A Subtlety of Voicing


Hamlet’s famous “To be or not to be” speech is not an expression of his own pain, but rather a reflection of Shakespeare’s pain. As a creator, it is only natural that Shakespeare expresses his emotions through the form of writing. However, “To be or not to be” is Shakespeare’s view on life and not Hamlet’s. Throughout the whole soliloquy, Hamlet never mentions his own hardships and instead bleeds a philosophical plea that has a very personalized message. Not that it would be inappropriate for Hamlet to have these thoughts, but the way he delivers the words gives off the vibe that the voicing is not his own. For example, when Hamlet says “For who would bear the whips and scorns of time”, we should expect that if it were meant that Hamlet were expressing himself, he would say something along the lines of “For why do I bear the whips and scorn of time”. The difference is very subtle, but it is important to take note of this and understand that maybe Shakespeare just wanted a chance for people to step into his life and understand what his misery is like. Shakespeare expressing emotions through his characters is no surprise by any stretch, but when he bypasses his characters and explains his emotion through his own voicing, it provides a whole new outlook on this soliloquy. It’s not as much about Hamlet’s suffering, but Shakespeare’s. Throughout the rest of the play (I read ahead) we do not see Hamlet express any suicidal tendencies, which provides even more strength to the idea that Shakespeare is narrating this passage. Shakespeare’s death is a mystery, but if we read the famous “To be or not to be” in his perspective, we gain insight on how and why Shakespeare may have died.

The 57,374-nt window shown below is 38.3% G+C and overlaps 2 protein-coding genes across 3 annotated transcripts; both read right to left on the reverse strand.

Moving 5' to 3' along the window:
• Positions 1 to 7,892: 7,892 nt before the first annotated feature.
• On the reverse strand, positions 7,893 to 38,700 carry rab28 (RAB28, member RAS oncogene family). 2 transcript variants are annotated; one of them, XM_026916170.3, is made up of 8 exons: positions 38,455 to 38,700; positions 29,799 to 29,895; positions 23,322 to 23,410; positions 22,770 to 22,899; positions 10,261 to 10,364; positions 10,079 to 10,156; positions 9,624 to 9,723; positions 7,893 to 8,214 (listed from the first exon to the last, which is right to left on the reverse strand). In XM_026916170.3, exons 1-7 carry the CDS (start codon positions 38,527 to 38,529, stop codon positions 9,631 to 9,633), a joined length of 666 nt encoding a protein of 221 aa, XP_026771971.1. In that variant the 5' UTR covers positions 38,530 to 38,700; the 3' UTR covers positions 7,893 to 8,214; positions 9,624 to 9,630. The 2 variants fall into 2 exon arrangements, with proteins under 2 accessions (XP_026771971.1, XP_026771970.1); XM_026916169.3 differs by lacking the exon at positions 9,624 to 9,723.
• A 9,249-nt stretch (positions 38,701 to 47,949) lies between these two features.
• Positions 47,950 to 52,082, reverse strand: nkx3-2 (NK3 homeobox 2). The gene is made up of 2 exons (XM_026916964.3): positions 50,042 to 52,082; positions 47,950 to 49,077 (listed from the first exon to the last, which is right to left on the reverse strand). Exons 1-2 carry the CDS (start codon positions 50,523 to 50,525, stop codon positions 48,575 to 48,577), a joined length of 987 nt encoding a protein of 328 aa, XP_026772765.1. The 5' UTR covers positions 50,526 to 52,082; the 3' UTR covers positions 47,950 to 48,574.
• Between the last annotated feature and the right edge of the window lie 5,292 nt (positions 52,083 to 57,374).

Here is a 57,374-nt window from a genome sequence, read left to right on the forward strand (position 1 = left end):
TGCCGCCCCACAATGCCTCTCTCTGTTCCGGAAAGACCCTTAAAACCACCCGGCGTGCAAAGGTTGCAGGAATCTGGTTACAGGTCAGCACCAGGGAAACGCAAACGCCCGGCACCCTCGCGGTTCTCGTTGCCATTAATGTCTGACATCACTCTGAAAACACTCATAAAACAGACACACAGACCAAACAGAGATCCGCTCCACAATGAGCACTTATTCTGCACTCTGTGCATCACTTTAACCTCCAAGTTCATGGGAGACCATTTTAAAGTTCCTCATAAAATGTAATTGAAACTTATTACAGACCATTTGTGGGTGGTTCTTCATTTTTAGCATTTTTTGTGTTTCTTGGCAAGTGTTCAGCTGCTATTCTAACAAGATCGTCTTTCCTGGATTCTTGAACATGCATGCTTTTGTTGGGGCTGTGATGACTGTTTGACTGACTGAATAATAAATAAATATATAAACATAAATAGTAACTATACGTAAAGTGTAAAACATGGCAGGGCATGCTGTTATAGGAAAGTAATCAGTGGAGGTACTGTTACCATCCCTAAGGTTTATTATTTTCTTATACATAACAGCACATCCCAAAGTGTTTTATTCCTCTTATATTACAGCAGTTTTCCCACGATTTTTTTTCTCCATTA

Advertisements

Leave a Reply

Please log in using one of these methods to post your comment:

WordPress.com Logo

You are commenting using your WordPress.com account. Log Out / Change )

Twitter picture

You are commenting using your Twitter account. Log Out / Change )

Facebook photo

You are commenting using your Facebook account. Log Out / Change )

Google+ photo

You are commenting using your Google+ account. Log Out / Change )

Connecting to %s